Using your current clamp for both power and signal would result in a significant degradation in the accuracy of your measurements. The high turn-count of the secondary on the CT requires thin wire, producing a relatively high output resistance. Applying the dynamic load of the Arduino would change the load on the CT output, causing inaccuracy. While inductive energy harvesting is definitely possible, you wouldn't want it to be from your primary sensing device.
As for using electrolytic supercapacitors in your application, be aware that safely charging/discharging them is best done with a dedicated IC for low-power backup applications. Such controllers include the LTC3225, the LTC4425, and the LTC3226. However, these controllers would require having a low-voltage supply available normally such as a 5V USB power brick/"wall wart". For higher voltage inputs, you could use a Li-Ion battery and the LTC4079.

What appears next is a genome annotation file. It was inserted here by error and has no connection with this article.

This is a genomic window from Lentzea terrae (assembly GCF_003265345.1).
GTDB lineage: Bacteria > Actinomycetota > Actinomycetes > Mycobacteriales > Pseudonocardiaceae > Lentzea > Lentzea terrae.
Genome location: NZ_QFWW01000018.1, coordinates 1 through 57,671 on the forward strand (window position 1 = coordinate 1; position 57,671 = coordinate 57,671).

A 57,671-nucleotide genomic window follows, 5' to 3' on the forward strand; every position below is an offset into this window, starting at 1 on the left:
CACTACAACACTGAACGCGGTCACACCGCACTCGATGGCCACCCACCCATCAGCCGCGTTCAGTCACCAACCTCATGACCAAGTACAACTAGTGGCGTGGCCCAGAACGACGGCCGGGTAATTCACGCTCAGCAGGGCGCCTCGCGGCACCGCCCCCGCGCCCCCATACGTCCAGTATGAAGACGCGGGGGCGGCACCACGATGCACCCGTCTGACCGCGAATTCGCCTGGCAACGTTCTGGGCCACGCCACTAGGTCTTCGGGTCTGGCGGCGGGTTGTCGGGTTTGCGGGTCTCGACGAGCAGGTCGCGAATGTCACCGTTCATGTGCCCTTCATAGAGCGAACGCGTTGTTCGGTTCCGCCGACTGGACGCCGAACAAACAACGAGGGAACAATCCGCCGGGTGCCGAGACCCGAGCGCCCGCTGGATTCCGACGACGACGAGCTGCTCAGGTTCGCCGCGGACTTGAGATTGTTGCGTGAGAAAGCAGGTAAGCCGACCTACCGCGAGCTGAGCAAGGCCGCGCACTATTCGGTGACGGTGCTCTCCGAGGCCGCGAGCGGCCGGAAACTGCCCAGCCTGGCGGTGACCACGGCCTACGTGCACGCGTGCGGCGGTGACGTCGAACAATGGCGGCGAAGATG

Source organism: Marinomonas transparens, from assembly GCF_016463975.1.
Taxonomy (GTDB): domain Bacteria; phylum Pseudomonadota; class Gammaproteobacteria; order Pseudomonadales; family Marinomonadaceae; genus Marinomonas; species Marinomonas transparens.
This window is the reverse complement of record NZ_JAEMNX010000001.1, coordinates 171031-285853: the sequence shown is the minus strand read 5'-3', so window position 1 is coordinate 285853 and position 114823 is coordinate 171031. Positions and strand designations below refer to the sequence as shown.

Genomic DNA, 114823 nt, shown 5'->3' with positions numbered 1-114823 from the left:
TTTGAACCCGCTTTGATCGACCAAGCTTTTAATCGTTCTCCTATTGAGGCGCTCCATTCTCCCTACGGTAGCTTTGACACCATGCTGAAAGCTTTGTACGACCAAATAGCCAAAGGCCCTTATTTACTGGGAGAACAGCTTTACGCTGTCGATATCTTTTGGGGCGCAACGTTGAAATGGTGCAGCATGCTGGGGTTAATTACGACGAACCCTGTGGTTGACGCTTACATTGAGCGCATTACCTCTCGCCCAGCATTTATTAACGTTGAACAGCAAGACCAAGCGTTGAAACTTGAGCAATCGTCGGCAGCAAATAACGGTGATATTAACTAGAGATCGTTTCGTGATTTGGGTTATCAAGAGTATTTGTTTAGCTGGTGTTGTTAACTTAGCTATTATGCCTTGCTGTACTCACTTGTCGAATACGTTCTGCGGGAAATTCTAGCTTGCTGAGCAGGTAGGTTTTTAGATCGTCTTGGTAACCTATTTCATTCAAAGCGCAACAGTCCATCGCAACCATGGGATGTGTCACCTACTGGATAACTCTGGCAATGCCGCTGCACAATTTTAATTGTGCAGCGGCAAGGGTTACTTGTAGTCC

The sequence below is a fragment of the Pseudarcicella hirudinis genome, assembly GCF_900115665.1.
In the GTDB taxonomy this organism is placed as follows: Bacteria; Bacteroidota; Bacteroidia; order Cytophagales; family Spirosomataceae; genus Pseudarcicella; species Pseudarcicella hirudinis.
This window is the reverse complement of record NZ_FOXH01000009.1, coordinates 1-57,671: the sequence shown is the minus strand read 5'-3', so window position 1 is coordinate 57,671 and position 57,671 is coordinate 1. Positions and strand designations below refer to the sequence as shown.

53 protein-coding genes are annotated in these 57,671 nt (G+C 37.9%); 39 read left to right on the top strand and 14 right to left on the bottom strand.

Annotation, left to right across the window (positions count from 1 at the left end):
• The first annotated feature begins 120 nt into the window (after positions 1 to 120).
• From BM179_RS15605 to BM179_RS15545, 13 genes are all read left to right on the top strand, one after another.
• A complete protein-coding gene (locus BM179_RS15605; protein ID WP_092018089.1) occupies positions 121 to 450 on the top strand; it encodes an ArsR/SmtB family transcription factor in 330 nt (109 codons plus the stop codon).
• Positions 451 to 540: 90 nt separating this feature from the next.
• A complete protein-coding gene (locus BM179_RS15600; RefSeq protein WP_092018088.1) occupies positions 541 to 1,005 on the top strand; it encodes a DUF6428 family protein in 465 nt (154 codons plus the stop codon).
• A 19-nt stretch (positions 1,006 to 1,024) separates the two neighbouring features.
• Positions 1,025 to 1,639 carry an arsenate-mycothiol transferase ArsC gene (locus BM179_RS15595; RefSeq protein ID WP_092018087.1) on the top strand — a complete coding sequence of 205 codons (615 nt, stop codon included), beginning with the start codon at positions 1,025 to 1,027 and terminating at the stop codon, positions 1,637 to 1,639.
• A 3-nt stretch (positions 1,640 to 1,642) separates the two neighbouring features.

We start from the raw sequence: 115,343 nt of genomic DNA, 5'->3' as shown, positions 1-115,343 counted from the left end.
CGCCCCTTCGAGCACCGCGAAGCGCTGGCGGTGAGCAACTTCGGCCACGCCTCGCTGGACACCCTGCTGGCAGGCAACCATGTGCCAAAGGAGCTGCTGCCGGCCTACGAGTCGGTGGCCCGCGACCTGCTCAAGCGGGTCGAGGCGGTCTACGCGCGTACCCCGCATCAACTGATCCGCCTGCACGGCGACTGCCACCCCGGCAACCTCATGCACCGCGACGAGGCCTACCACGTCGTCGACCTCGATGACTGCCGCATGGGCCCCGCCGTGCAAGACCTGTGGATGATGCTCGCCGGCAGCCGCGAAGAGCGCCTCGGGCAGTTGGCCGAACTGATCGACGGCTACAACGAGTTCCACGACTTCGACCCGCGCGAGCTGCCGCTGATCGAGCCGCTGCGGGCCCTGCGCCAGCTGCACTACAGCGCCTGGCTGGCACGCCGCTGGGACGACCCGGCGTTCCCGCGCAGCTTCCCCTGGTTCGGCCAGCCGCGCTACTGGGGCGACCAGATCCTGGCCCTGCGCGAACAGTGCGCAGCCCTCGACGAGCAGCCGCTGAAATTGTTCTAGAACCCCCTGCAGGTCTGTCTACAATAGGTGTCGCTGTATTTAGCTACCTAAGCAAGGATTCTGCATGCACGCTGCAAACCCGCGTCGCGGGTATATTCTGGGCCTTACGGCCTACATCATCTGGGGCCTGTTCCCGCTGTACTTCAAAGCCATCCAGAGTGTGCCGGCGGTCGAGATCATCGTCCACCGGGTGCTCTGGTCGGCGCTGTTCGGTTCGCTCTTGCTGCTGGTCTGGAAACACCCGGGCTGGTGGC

Implementing inductive energy harvesting could be done with the LTC3588-1 and a second CT. You will need to ensure that the CT output voltage will be appropriate to drive the energy harvester at both low and high measured currents. I am uncertain how the combined energy harvesting and supercapacitor implementations would interact and they might not be easily combined.